In these changing and uncertain times, many firm leaders are asking themselves “where do we go from here?” In my strategic planning work, I too have had ample opportunity to think deeply about this with my clients. In pursuit of meaningful answers, I’d like to pose several more focused questions:
What’s changed in the world?
The great recession has wrought economic havoc at every level: global, national, local…and even personal. As both a cause and a reaction, the federal government’s ability to print money has created some opportunities, but at the same time produced new problems including deeper deficit spending, increased future debt, and now a proposed extended freeze on “discretionary” spending, all of which will contribute to an uncertain and uneven economic recovery for the economy, and especially for our industry. Exacerbating the situation, tight credit markets and the potential for a commercial and retail real estate crisis will have a continuing impact on our clients’—both public and private—ability to finance and implement their projects.
All of these factors contribute to many firms—perhaps even yours—operating in “survival mode” today, with no strong determination of future direction. But it doesn’t have to be that way.
What’s changed in your world?
An easier question might be “what hasn’t changed?” With fewer projects in the marketplace, the competition to win clients’ scarce work has intensified dramatically. Many clients are struggling with diminished—or no—funding for their projects so they need our firms to help them leverage what resources they have—limited dollars, obsolete facilities and aging infrastructure—all amidst their own changing needs and shifting priorities. Internally, your staff composition has also changed: likely you’ve had to lose some good people and now the pressure is on to retain your core capabilities and develop your people so that they emerge stronger than ever. Technology also continues to change rapidly, exerting a increasing influence on project delivery systems. And finally, the need to attend to leadership development and leadership succession continues unabated as the clock keeps ticking.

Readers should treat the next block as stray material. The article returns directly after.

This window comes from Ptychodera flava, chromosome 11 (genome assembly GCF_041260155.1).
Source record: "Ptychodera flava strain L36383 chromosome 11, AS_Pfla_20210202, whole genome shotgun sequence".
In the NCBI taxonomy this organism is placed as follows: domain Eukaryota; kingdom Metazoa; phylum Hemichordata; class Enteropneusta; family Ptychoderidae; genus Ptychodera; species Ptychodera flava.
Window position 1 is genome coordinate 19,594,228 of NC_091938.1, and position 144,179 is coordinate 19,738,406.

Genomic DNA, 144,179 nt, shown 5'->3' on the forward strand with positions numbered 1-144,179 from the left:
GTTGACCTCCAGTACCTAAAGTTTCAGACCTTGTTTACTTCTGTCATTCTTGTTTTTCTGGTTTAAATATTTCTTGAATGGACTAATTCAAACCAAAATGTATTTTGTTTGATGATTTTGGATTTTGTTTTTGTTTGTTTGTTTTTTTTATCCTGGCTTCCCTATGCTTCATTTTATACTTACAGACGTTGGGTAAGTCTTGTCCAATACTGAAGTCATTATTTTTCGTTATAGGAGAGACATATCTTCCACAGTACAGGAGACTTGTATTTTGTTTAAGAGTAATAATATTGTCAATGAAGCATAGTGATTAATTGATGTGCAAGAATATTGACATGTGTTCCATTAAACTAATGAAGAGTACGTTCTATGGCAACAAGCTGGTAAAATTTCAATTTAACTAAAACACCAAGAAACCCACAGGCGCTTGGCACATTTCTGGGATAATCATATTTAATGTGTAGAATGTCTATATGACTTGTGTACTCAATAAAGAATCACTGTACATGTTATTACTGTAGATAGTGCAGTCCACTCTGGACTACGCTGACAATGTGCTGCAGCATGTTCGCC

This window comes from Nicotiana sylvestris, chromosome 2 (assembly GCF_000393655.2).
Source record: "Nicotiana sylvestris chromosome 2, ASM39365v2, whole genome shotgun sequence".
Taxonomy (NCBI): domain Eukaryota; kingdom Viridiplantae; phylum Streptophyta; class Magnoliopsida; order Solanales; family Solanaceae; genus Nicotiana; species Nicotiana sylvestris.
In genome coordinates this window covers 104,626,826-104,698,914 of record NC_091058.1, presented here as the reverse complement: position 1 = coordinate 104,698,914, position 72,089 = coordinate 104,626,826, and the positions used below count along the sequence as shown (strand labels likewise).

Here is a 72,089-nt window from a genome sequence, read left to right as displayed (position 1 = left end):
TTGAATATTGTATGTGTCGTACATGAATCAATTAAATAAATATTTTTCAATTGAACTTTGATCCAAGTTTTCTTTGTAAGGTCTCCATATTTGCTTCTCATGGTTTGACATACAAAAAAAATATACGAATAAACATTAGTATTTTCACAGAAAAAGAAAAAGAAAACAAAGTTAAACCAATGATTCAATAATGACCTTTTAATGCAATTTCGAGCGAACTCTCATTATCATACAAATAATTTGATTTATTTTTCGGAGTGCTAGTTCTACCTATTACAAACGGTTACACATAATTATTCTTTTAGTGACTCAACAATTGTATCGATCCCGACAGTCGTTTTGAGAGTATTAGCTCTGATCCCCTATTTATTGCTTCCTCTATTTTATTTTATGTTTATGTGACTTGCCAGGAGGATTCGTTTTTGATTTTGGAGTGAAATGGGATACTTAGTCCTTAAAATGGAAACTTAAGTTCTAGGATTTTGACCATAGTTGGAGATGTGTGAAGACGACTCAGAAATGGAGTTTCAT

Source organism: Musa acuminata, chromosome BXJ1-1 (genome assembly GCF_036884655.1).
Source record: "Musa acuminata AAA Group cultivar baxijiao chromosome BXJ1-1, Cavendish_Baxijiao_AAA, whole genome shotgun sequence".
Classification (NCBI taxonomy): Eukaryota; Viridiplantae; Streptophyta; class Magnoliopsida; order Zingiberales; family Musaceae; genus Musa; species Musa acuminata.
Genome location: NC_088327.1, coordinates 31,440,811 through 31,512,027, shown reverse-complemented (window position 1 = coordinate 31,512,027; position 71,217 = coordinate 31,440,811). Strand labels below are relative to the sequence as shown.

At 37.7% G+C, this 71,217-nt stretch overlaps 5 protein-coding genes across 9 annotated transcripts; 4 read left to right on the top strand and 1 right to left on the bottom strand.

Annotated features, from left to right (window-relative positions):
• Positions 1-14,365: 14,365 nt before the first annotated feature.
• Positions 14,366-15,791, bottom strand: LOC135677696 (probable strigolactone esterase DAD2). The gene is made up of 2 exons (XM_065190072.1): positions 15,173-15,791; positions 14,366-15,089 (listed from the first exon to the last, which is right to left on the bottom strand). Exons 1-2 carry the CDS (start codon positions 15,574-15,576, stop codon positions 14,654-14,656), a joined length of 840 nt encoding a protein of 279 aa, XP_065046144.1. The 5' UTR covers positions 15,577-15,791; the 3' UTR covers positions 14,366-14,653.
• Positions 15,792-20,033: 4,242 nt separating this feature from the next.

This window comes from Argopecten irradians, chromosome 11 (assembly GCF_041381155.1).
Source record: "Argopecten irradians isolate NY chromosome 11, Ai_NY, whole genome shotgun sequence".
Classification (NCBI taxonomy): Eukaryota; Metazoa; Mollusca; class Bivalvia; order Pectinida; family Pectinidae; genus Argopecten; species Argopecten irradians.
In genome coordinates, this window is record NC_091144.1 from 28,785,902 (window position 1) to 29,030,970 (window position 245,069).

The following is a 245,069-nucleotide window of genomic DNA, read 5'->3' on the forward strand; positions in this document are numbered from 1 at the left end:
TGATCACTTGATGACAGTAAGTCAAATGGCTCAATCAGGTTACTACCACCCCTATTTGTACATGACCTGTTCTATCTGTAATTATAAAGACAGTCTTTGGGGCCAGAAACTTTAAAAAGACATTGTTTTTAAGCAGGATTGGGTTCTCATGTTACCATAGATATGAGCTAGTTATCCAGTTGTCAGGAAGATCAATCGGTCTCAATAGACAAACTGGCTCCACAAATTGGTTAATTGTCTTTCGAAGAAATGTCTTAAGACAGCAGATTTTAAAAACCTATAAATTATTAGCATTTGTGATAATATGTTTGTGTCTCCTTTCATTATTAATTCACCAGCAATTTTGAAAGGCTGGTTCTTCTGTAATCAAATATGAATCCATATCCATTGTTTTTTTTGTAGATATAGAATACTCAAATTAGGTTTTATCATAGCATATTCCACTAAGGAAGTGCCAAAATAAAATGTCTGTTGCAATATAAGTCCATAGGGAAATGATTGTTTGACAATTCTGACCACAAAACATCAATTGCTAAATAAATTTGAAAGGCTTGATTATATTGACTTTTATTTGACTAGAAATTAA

What are you going to do about it?
During changing times, firms must adapt to change or risk being left behind. As Charles Darwin’s iconic quote notes, “It is not the strongest of the species that survives, nor the most intelligent, but the one that is the most responsive to change.”
When your surroundings are the most unfamiliar—when your partners, colleagues, and you are the most disoriented and uncertain—is exactly when you as a leader, and your firm, most need a roadmap. As a strategic planning consultant, I also know that a firm has to plan strategically for the long term or it will remain in survival mode much longer than it has to be, and much longer than it would like to be.